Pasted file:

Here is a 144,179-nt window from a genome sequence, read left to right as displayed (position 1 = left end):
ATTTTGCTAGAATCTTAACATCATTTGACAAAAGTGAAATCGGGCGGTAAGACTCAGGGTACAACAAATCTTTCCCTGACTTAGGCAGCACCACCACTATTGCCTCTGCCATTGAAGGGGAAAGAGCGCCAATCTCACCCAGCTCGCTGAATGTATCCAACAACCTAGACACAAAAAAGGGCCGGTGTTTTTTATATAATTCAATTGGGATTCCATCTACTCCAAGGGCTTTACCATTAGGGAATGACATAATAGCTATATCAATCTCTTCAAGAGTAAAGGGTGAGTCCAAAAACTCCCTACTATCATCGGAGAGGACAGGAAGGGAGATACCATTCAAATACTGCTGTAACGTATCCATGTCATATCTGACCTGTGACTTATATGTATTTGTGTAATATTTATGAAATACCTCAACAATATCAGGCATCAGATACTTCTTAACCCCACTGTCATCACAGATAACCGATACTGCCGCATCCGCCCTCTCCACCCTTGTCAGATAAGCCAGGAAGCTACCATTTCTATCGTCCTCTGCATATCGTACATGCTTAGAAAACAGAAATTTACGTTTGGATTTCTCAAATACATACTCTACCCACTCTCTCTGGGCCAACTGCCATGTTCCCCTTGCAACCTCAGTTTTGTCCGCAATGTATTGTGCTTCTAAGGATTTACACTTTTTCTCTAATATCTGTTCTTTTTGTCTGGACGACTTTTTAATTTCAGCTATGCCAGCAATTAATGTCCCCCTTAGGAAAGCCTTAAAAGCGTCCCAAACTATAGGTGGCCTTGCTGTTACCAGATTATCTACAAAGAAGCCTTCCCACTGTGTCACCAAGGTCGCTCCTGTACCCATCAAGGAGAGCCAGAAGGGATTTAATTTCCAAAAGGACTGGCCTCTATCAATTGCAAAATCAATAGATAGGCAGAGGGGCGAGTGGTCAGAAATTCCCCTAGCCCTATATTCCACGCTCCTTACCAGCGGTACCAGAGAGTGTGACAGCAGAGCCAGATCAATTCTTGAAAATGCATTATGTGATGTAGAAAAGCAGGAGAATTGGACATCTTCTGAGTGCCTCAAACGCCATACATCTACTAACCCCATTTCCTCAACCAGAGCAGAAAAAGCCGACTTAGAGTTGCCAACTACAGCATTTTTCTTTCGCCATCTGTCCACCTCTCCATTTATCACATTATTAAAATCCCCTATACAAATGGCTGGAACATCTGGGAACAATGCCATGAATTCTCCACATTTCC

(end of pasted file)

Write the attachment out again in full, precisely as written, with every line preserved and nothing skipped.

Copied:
Here is a 144,179-nt window from a genome sequence, read left to right as displayed (position 1 = left end):
ATTTTGCTAGAATCTTAACATCATTTGACAAAAGTGAAATCGGGCGGTAAGACTCAGGGTACAACAAATCTTTCCCTGACTTAGGCAGCACCACCACTATTGCCTCTGCCATTGAAGGGGAAAGAGCGCCAATCTCACCCAGCTCGCTGAATGTATCCAACAACCTAGACACAAAAAAGGGCCGGTGTTTTTTATATAATTCAATTGGGATTCCATCTACTCCAAGGGCTTTACCATTAGGGAATGACATAATAGCTATATCAATCTCTTCAAGAGTAAAGGGTGAGTCCAAAAACTCCCTACTATCATCGGAGAGGACAGGAAGGGAGATACCATTCAAATACTGCTGTAACGTATCCATGTCATATCTGACCTGTGACTTATATGTATTTGTGTAATATTTATGAAATACCTCAACAATATCAGGCATCAGATACTTCTTAACCCCACTGTCATCACAGATAACCGATACTGCCGCATCCGCCCTCTCCACCCTTGTCAGATAAGCCAGGAAGCTACCATTTCTATCGTCCTCTGCATATCGTACATGCTTAGAAAACAGAAATTTACGTTTGGATTTCTCAAATACATACTCTACCCACTCTCTCTGGGCCAACTGCCATGTTCCCCTTGCAACCTCAGTTTTGTCCGCAATGTATTGTGCTTCTAAGGATTTACACTTTTTCTCTAATATCTGTTCTTTTTGTCTGGACGACTTTTTAATTTCAGCTATGCCAGCAATTAATGTCCCCCTTAGGAAAGCCTTAAAAGCGTCCCAAACTATAGGTGGCCTTGCTGTTACCAGATTATCTACAAAGAAGCCTTCCCACTGTGTCACCAAGGTCGCTCCTGTACCCATCAAGGAGAGCCAGAAGGGATTTAATTTCCAAAAGGACTGGCCTCTATCAATTGCAAAATCAATAGATAGGCAGAGGGGCGAGTGGTCAGAAATTCCCCTAGCCCTATATTCCACGCTCCTTACCAGCGGTACCAGAGAGTGTGACAGCAGAGCCAGATCAATTCTTGAAAATGCATTATGTGATGTAGAAAAGCAGGAGAATTGGACATCTTCTGAGTGCCTCAAACGCCATACATCTACTAACCCCATTTCCTCAACCAGAGCAGAAAAAGCCGACTTAGAGTTGCCAACTACAGCATTTTTCTTTCGCCATCTGTCCACCTCTCCATTTATCACATTATTAAAATCCCCTATACAAATGGCTGGAACATCTGGGAACAATGCCATGAATTCTCCACATTTCC